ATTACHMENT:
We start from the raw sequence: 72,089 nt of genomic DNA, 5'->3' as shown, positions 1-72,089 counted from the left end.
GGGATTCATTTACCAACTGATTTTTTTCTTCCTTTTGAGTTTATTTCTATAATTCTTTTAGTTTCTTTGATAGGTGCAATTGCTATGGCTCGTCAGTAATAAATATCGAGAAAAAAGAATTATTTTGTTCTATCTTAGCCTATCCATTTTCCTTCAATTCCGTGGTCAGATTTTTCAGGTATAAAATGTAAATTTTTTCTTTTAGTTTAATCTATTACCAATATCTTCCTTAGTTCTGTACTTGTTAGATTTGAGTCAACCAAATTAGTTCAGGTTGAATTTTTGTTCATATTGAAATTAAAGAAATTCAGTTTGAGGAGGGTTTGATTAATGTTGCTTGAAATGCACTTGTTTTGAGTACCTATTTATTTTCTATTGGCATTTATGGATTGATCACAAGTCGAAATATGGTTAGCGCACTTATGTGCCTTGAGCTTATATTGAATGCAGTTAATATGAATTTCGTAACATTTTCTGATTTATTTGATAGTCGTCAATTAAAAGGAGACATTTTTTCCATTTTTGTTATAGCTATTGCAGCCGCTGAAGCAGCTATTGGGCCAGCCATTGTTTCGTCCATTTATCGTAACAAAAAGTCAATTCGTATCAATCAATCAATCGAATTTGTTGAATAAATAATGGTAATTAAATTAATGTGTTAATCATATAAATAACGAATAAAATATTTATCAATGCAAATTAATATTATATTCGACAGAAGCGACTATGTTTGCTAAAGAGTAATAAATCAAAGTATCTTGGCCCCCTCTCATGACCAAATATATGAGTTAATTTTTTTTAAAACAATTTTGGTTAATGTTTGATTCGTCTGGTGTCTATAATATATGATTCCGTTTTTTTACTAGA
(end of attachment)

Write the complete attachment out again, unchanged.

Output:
We start from the raw sequence: 72,089 nt of genomic DNA, 5'->3' as shown, positions 1-72,089 counted from the left end.
GGGATTCATTTACCAACTGATTTTTTTCTTCCTTTTGAGTTTATTTCTATAATTCTTTTAGTTTCTTTGATAGGTGCAATTGCTATGGCTCGTCAGTAATAAATATCGAGAAAAAAGAATTATTTTGTTCTATCTTAGCCTATCCATTTTCCTTCAATTCCGTGGTCAGATTTTTCAGGTATAAAATGTAAATTTTTTCTTTTAGTTTAATCTATTACCAATATCTTCCTTAGTTCTGTACTTGTTAGATTTGAGTCAACCAAATTAGTTCAGGTTGAATTTTTGTTCATATTGAAATTAAAGAAATTCAGTTTGAGGAGGGTTTGATTAATGTTGCTTGAAATGCACTTGTTTTGAGTACCTATTTATTTTCTATTGGCATTTATGGATTGATCACAAGTCGAAATATGGTTAGCGCACTTATGTGCCTTGAGCTTATATTGAATGCAGTTAATATGAATTTCGTAACATTTTCTGATTTATTTGATAGTCGTCAATTAAAAGGAGACATTTTTTCCATTTTTGTTATAGCTATTGCAGCCGCTGAAGCAGCTATTGGGCCAGCCATTGTTTCGTCCATTTATCGTAACAAAAAGTCAATTCGTATCAATCAATCAATCGAATTTGTTGAATAAATAATGGTAATTAAATTAATGTGTTAATCATATAAATAACGAATAAAATATTTATCAATGCAAATTAATATTATATTCGACAGAAGCGACTATGTTTGCTAAAGAGTAATAAATCAAAGTATCTTGGCCCCCTCTCATGACCAAATATATGAGTTAATTTTTTTTAAAACAATTTTGGTTAATGTTTGATTCGTCTGGTGTCTATAATATATGATTCCGTTTTTTTACTAGA